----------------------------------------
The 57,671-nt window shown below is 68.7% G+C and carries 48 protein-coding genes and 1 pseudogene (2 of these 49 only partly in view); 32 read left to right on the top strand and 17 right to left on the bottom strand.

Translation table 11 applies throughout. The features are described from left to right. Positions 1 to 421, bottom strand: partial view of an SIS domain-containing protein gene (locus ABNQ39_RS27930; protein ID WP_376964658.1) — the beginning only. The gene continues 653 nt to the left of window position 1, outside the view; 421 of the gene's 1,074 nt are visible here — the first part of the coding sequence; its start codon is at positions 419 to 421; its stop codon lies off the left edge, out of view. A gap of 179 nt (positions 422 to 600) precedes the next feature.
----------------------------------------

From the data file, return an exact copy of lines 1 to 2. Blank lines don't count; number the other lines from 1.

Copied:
The 57,671-nt window shown below is 68.7% G+C and carries 48 protein-coding genes and 1 pseudogene (2 of these 49 only partly in view); 32 read left to right on the top strand and 17 right to left on the bottom strand.

Translation table 11 applies throughout. The features are described from left to right. Positions 1 to 421, bottom strand: partial view of an SIS domain-containing protein gene (locus ABNQ39_RS27930; protein ID WP_376964658.1) — the beginning only. The gene continues 653 nt to the left of window position 1, outside the view; 421 of the gene's 1,074 nt are visible here — the first part of the coding sequence; its start codon is at positions 419 to 421; its stop codon lies off the left edge, out of view. A gap of 179 nt (positions 422 to 600) precedes the next feature.